“It was dilapidated,” he remembered during a recent interview. “They were getting ready to close it when I came in. It was nasty.”
By working with the community and reaching out to elected officials – as detailed recently by Next City – Hackett and others got Sturgis rebuilt in 2013, adding, among other things, a sprayground, a computer lab, and new kitchen space.
After these renovations were complete, Hackett said the rec center saw a lot more activity.
People came from all over the city just to have a safe place for their children to play.
“We have people coming up here from southwest Philly every night for basketball just because they wanted to get away from the fights [at their local rec centers],” said Hackett.
It was such a dramatic rebirth that, Hackett said, he wanted something similar done for Olney’s rec center.
“People talk about Sturgis, but Olney is the one everyone should be talking about,” he said. “That’s the park that really should be the gateway to our community.”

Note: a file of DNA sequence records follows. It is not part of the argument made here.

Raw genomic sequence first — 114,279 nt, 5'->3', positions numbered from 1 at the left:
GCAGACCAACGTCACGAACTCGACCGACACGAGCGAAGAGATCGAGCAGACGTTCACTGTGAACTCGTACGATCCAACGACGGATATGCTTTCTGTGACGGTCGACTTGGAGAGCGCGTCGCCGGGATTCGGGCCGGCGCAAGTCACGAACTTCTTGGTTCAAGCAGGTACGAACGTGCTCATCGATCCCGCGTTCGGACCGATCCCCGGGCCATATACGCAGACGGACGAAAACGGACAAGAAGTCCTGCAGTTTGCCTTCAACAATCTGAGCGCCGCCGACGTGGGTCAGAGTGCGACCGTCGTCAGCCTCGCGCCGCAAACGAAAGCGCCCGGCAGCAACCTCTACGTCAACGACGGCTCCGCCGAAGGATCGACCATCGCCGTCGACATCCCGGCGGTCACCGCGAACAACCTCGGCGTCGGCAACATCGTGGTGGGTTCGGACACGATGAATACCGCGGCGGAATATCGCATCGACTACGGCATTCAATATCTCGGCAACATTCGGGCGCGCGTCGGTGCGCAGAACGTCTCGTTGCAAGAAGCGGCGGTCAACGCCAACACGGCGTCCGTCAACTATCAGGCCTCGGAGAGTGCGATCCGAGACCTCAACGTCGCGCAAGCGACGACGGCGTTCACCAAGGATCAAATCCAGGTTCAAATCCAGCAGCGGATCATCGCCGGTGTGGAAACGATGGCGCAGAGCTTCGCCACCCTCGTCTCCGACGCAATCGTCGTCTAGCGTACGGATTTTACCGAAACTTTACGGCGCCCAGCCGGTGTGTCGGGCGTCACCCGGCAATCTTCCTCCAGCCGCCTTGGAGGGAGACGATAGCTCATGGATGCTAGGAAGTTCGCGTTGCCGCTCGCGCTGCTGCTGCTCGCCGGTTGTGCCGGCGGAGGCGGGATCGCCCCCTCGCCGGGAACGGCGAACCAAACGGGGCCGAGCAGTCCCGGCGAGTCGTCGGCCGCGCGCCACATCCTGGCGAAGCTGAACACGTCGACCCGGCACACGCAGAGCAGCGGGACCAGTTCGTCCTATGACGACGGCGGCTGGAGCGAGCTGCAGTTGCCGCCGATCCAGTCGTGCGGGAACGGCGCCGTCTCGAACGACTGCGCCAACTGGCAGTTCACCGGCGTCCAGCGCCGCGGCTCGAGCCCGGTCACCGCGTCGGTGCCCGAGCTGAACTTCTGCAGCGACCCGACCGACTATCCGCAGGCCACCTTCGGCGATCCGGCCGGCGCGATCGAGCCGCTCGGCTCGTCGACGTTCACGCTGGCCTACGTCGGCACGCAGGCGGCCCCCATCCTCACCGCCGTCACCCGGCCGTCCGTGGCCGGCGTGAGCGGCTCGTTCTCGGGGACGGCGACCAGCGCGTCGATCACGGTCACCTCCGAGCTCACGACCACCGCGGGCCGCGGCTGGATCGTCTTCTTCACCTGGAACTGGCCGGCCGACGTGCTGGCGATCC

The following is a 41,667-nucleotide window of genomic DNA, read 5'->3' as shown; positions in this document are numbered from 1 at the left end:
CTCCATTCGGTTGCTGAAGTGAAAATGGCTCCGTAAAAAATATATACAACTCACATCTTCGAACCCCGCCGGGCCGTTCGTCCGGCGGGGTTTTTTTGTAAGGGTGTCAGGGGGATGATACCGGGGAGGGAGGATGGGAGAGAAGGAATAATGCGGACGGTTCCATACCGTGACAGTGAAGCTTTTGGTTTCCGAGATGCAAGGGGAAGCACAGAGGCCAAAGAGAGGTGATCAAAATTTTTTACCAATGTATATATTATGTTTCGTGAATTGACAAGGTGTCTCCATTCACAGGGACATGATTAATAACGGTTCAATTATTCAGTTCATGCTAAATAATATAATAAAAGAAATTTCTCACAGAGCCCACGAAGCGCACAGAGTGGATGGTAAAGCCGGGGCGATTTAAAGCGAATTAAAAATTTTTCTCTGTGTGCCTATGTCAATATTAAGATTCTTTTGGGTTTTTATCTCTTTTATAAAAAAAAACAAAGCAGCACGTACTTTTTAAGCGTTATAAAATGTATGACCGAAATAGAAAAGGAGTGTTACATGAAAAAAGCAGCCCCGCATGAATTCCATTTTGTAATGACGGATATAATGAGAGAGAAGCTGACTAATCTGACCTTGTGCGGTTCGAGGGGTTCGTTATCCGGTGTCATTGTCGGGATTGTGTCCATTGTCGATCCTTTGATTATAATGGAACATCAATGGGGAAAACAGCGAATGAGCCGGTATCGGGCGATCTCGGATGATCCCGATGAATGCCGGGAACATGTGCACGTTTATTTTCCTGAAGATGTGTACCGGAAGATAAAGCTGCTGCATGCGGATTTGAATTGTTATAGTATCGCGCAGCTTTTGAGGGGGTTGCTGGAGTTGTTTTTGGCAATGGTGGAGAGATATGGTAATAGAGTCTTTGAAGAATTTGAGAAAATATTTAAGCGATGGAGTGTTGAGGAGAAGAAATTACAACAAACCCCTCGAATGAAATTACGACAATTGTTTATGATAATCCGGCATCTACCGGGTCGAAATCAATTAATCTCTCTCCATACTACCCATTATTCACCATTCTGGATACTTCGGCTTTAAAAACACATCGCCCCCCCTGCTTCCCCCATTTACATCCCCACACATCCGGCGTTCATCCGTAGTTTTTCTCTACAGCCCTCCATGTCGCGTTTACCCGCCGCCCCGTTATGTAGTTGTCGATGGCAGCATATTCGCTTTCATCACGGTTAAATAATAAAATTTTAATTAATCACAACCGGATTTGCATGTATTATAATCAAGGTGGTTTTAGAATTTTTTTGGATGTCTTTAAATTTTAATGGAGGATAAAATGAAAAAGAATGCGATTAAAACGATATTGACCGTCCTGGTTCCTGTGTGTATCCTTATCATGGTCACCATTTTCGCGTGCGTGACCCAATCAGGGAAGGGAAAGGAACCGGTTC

The Olney rec center had seen some improvements in recent years too, but not on the scale that Sturgis enjoyed. In 2008, players from the Philadelphia Phillies helped install a new multi-purpose room and the center has a strong relationship with the Olney Eagles Youth Organization, which offers a variety of sports and programs for local kids.
But, Hackett said, for years the accumulated weight of neighborhood trauma kept local residents from coming to Olney.
“Neighborhood use was just so far down because of stigma,” he said. “It was like, people would say ‘I don’t go there because this or that was going on there 20 years ago.”
Reversing that proved difficult at first, said George Matysik, executive director of the Philadelphia Parks Alliance, because there wasn’t even an advisory council at Olney to do community outreach.